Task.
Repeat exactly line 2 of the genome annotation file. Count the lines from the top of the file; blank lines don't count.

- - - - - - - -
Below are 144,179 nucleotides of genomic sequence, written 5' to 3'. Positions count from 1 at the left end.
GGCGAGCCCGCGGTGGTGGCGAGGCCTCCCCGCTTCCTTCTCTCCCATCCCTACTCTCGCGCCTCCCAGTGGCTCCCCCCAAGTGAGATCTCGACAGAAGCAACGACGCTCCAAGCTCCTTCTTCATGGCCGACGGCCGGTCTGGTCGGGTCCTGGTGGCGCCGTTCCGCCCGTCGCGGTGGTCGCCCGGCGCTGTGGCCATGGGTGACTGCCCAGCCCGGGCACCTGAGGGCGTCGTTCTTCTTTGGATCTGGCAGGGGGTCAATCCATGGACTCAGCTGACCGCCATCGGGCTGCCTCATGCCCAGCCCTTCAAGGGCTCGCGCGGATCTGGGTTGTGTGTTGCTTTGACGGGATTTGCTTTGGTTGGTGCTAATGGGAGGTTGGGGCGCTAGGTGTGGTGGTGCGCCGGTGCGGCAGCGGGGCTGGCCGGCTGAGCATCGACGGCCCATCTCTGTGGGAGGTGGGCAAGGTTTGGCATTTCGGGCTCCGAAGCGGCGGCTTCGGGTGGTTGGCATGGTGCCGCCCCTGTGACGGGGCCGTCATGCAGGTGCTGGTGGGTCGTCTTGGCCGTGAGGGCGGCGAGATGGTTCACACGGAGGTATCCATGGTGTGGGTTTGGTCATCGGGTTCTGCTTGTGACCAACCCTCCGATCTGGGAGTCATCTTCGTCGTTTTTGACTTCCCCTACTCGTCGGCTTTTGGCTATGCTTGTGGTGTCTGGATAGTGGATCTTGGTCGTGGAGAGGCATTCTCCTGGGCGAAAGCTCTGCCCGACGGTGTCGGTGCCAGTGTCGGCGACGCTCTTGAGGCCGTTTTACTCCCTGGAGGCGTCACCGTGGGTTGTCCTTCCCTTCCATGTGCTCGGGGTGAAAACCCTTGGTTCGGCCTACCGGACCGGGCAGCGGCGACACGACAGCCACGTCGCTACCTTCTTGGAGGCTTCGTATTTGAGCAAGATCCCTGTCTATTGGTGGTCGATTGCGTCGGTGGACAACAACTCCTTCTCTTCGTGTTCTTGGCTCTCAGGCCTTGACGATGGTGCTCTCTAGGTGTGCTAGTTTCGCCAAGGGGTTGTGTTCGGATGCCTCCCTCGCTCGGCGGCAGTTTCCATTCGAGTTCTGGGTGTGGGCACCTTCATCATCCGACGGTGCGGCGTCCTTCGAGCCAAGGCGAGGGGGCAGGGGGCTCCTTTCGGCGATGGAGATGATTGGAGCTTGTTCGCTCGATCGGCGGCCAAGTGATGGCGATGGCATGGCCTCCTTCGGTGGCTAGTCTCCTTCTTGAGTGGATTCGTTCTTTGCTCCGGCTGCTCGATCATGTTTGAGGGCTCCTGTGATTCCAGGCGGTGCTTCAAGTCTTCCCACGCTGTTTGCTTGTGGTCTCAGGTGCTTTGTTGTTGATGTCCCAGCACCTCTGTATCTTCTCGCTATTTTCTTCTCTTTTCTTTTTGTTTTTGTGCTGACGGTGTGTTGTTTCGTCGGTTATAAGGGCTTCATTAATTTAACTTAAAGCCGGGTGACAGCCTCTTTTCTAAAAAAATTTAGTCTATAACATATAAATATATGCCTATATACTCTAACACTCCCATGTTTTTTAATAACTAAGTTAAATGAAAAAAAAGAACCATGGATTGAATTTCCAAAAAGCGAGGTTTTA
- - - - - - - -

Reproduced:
GGCGAGCCCGCGGTGGTGGCGAGGCCTCCCCGCTTCCTTCTCTCCCATCCCTACTCTCGCGCCTCCCAGTGGCTCCCCCCAAGTGAGATCTCGACAGAAGCAACGACGCTCCAAGCTCCTTCTTCATGGCCGACGGCCGGTCTGGTCGGGTCCTGGTGGCGCCGTTCCGCCCGTCGCGGTGGTCGCCCGGCGCTGTGGCCATGGGTGACTGCCCAGCCCGGGCACCTGAGGGCGTCGTTCTTCTTTGGATCTGGCAGGGGGTCAATCCATGGACTCAGCTGACCGCCATCGGGCTGCCTCATGCCCAGCCCTTCAAGGGCTCGCGCGGATCTGGGTTGTGTGTTGCTTTGACGGGATTTGCTTTGGTTGGTGCTAATGGGAGGTTGGGGCGCTAGGTGTGGTGGTGCGCCGGTGCGGCAGCGGGGCTGGCCGGCTGAGCATCGACGGCCCATCTCTGTGGGAGGTGGGCAAGGTTTGGCATTTCGGGCTCCGAAGCGGCGGCTTCGGGTGGTTGGCATGGTGCCGCCCCTGTGACGGGGCCGTCATGCAGGTGCTGGTGGGTCGTCTTGGCCGTGAGGGCGGCGAGATGGTTCACACGGAGGTATCCATGGTGTGGGTTTGGTCATCGGGTTCTGCTTGTGACCAACCCTCCGATCTGGGAGTCATCTTCGTCGTTTTTGACTTCCCCTACTCGTCGGCTTTTGGCTATGCTTGTGGTGTCTGGATAGTGGATCTTGGTCGTGGAGAGGCATTCTCCTGGGCGAAAGCTCTGCCCGACGGTGTCGGTGCCAGTGTCGGCGACGCTCTTGAGGCCGTTTTACTCCCTGGAGGCGTCACCGTGGGTTGTCCTTCCCTTCCATGTGCTCGGGGTGAAAACCCTTGGTTCGGCCTACCGGACCGGGCAGCGGCGACACGACAGCCACGTCGCTACCTTCTTGGAGGCTTCGTATTTGAGCAAGATCCCTGTCTATTGGTGGTCGATTGCGTCGGTGGACAACAACTCCTTCTCTTCGTGTTCTTGGCTCTCAGGCCTTGACGATGGTGCTCTCTAGGTGTGCTAGTTTCGCCAAGGGGTTGTGTTCGGATGCCTCCCTCGCTCGGCGGCAGTTTCCATTCGAGTTCTGGGTGTGGGCACCTTCATCATCCGACGGTGCGGCGTCCTTCGAGCCAAGGCGAGGGGGCAGGGGGCTCCTTTCGGCGATGGAGATGATTGGAGCTTGTTCGCTCGATCGGCGGCCAAGTGATGGCGATGGCATGGCCTCCTTCGGTGGCTAGTCTCCTTCTTGAGTGGATTCGTTCTTTGCTCCGGCTGCTCGATCATGTTTGAGGGCTCCTGTGATTCCAGGCGGTGCTTCAAGTCTTCCCACGCTGTTTGCTTGTGGTCTCAGGTGCTTTGTTGTTGATGTCCCAGCACCTCTGTATCTTCTCGCTATTTTCTTCTCTTTTCTTTTTGTTTTTGTGCTGACGGTGTGTTGTTTCGTCGGTTATAAGGGCTTCATTAATTTAACTTAAAGCCGGGTGACAGCCTCTTTTCTAAAAAAATTTAGTCTATAACATATAAATATATGCCTATATACTCTAACACTCCCATGTTTTTTAATAACTAAGTTAAATGAAAAAAAAGAACCATGGATTGAATTTCCAAAAAGCGAGGTTTTA